Under a Dirty Shovel 

Gardener categories revealed, political bents and all

We quilters, you know, have our subcultures. One such group is the Quilt Police, who must have historically accurate patterns and fabrics, and all their points have to match. On the other hand, the Happy Wacky Flappy-Burlap Textile Artists express themselves in an improvisationally obscure manner with more glue than stitches. There are other types too horrible to mention. And then you have your Regular Quilters. We plunge right into our fabric, slicing and dicing merrily away, and there are no rules.

Just so, there are species of gardeners. We must dispense with the category of People With Gardeners, which is clearly not a subculture of gardeners at all, but rather of either the desperately busy, the desperately rich, or speedboat owners. Earth-Worshippers attend composting seminars, know the Latin names of plants and own more than 10 books on gardening (which they bought at a used bookstore). They throw around words like "ph levels" and "friendly insect applications" not to mention "community supported agricultural endeavors." They wear Birks with white socks, are serious Democrats and often don't get the point of a joke. In extreme cases, Earth-Worshippers may be caught stealing raked-up leaves from your yard to add to their compost, or stealthily leaving paper bags full of surplus zucchini in the back seats of strangers' cars at the Co-op (as if people who shop at the Co-op need any more zucchini). And Earth-Worshippers, in a criminal endeavor designed to invoke the wrath of people with some sense of color, plant orange wildflowers next to purple ones. Gack.

Then there are the Suburban Assault Forces, who own homes with rigid, prescribed beds, and plant the same annuals of the same color in the same place every single year. Their tools all look like murder weapons, and they violently chop their hedges flat on the top. They may pick up leaves on their lawn by hand, every day, or use the dreaded gas-powered air-blower to neaten things up. In extreme cases, these people may be seen laying out grids with sticks and string and planting their zinnias in perfect marching symmetry. Worst of all, the Suburban Assault Forces have junipers, and they are Republicans. Gack.

Weed Farmers, another category, cultivate dry dirt and have old appliances in the side yard. You know. Gack, and don't forget to send them a voter registration card.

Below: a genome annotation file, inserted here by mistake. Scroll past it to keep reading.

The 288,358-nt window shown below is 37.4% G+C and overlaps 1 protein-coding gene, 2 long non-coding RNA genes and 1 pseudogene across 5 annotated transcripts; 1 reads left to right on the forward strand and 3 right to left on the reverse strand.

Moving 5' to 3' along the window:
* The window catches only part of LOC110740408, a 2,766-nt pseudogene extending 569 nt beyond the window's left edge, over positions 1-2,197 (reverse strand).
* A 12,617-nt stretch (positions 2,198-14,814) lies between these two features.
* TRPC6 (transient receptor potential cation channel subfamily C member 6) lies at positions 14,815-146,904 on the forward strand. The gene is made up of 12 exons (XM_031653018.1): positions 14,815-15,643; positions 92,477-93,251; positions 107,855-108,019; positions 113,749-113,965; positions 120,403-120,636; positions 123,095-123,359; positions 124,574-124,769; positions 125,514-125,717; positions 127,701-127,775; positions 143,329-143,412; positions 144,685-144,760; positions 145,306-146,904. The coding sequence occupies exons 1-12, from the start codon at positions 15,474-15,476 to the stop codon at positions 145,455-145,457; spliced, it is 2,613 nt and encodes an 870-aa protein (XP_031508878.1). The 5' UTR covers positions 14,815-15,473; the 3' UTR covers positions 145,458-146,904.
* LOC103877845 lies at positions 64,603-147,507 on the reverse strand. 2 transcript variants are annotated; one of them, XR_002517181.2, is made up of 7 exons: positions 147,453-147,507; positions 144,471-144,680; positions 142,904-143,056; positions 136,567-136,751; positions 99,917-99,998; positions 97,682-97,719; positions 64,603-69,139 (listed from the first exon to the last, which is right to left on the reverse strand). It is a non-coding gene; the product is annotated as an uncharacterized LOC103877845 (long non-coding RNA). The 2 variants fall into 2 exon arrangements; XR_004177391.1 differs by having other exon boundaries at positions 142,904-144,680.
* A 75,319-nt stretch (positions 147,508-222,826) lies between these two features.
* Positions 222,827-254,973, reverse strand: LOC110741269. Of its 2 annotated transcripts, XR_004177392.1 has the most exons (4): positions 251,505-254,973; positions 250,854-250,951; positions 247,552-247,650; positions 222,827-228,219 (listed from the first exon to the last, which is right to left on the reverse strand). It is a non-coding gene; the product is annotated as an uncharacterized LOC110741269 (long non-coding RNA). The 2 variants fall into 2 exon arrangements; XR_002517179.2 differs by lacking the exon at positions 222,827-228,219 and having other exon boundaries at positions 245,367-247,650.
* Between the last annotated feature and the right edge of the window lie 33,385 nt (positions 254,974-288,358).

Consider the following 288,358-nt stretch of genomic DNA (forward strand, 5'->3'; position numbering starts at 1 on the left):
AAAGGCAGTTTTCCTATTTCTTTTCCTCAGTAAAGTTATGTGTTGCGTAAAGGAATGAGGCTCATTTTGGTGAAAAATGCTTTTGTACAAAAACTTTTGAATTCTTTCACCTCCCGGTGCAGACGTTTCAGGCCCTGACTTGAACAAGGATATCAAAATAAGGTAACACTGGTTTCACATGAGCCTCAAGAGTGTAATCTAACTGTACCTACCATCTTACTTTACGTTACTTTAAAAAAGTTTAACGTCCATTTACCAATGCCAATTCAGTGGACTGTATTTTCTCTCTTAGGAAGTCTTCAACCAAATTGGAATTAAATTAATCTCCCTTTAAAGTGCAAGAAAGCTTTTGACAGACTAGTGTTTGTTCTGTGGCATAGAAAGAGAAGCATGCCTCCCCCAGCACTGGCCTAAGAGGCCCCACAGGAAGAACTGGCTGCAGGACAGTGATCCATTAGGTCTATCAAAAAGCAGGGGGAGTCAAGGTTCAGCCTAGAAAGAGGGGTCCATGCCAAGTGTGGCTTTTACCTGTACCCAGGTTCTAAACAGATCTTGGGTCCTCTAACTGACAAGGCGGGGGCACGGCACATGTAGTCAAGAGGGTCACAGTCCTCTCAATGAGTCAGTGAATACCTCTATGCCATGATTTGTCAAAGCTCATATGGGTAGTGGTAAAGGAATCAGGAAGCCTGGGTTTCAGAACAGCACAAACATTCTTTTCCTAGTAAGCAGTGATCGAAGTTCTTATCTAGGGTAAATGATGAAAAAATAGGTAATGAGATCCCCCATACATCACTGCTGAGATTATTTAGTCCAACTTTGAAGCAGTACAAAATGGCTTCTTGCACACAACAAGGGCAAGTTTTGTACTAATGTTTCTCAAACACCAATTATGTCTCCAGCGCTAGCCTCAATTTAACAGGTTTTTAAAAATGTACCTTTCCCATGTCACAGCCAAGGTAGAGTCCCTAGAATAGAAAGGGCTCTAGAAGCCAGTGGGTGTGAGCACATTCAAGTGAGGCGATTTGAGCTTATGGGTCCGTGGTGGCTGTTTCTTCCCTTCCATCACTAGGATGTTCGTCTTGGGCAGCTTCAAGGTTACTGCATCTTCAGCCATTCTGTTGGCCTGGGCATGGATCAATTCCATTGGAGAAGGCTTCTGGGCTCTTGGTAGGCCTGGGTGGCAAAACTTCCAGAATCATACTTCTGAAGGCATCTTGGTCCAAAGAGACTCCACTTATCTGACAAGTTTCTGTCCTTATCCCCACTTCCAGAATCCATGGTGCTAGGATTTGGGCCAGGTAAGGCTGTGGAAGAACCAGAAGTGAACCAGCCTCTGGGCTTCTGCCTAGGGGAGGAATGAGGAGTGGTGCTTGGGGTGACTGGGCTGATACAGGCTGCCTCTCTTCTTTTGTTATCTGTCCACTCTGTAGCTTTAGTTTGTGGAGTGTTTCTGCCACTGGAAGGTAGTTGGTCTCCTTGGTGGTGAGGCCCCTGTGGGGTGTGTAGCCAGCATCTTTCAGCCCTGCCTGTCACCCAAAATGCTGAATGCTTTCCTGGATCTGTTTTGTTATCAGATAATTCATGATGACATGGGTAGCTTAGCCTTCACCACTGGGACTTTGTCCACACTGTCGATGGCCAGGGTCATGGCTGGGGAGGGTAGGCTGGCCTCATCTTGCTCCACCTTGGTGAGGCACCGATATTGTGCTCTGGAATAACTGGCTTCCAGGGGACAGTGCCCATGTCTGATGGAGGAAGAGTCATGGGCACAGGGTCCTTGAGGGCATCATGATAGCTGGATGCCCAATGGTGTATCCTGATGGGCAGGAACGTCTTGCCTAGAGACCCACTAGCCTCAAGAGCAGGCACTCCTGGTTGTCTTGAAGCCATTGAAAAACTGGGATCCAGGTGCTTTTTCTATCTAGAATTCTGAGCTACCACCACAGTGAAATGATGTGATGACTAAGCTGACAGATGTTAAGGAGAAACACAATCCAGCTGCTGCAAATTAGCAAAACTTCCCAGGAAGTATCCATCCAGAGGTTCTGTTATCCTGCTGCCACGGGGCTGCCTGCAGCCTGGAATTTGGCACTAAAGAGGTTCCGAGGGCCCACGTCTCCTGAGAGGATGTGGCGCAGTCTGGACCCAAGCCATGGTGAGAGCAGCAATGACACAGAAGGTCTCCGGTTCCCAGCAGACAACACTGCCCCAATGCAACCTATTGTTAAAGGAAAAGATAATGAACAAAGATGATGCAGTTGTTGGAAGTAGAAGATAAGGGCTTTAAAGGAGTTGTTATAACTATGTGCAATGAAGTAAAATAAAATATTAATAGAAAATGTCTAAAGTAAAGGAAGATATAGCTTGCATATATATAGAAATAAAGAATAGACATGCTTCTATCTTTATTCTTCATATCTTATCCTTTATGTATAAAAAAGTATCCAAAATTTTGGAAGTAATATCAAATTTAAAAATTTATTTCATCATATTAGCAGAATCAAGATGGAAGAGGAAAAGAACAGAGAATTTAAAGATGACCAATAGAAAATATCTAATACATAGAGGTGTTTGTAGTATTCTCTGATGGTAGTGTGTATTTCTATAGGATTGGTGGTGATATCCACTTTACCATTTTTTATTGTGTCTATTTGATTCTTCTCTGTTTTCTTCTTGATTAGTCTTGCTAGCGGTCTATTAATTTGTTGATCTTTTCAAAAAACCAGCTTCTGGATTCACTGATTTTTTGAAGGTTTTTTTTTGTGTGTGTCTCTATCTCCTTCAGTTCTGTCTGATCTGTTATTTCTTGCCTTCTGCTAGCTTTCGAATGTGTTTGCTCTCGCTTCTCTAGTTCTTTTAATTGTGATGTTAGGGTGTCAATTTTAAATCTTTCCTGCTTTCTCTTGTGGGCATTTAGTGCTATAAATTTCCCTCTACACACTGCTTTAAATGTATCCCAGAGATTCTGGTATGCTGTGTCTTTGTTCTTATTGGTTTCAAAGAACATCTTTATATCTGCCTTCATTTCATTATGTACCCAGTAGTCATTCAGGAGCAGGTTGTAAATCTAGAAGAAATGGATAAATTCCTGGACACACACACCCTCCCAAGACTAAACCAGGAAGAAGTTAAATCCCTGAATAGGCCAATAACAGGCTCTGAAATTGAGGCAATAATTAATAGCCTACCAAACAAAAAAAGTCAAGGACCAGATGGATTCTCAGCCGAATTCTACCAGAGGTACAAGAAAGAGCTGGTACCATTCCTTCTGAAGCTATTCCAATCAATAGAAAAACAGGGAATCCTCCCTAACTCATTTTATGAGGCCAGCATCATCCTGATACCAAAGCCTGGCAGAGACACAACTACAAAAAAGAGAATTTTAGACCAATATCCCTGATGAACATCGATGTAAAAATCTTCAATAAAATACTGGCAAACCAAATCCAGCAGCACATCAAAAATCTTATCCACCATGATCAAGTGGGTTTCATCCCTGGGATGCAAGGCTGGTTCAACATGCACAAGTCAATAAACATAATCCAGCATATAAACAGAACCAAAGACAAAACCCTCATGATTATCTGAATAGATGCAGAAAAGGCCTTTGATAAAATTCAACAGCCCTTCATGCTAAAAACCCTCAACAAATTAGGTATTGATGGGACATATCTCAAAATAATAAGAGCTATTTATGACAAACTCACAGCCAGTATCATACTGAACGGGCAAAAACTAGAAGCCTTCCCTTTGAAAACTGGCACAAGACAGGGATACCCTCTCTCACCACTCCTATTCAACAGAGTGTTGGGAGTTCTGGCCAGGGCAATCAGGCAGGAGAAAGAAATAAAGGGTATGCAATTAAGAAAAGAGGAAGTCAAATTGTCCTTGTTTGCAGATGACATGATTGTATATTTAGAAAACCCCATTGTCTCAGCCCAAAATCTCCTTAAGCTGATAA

One of my favorite types are the Insanely Rich and Organized, with their gleaming shovels from Smith & Hawken which they actually wash before putting away in a the exact right place. The I.R.&O. are really quite charming because they want to do everything right, often with great success, mostly due to the fact they can cruise down to FarWest Landscape in their Beemers and buy 27 matching daylilies at $15.99 apiece, all at once. Who knows their political affiliation-they're always out of town on election day anyway.

And then you have your Real Gardeners, like me. Our gardens are enthusiastic perpetual works-in-progress. We kill a lot of stuff through experimentation and ignorance. We usually buy our annuals at Freddy's, put our pruners away dirty and get bored by the end of July because nothing looks fresh anymore. We plant things we remember our mothers planting, even if she lived in Tahiti. We own only the Western Garden Book, which we had to buy as a botany textbook in college. It takes us years to figure out flowers look best when the same kind are all planted together, and when planted in odds; sometimes our tall (gasp) are at the front of the border and our mediums in the back. Politically, we're Unitarian. We really don't give a rat's ass how our houses look in winter-we're in it for the gripping gratification of a wildly blooming spring and early summer. Our crime? We use too much Miracle-Gro.

It is my humble opinion that we are the real gardeners. Unafraid, we slog right out there and stick our hands in the proverbial dirt. Insanely observant of other people's yards, we try what looks good to us, then stick it in the ground and watch. Sometimes it's hard to give up on our impractical favorites, and we only throw in the towel when at least 17 summers of dead experiments have defeated us.

So this year, my 18th in Boise, my yard will look the best yet. I'll plant clumps of nine or 13 of the same damned thing instead of a straggly petunia here and there. I will never again try to grow those hanging tropical fuschias, and I will grow more lavender and coneflowers and things that don't need much water. I'll even dilute the damned Miracle-Gro and cut roses just above a five-leaf formation, I swear, on the freakin' diagonal.

Earth-Worshippers will probably disapprove of the purchased bags of dirt on my deck, but they'll take mental notes on my bright blue bed of delphinium, foxglove and African daisies. The Suburban Assault Forces will sneer at the asymmetry of my clearly-unplanned plots, but I figure they are secretly jealous of my climbing roses and clematis with blooms the size of an elephant's foot. Neither the Weed Farmers nor the Insanely Organized will pay one scrap of attention to my yard, but who needs them, anyway. Because my garden produces huge bouquets of my own flowers, week after week, and my dining room table, front hall, kitchen and hearth burst with blooming vases all summer. Now that's real gardening, in my world.

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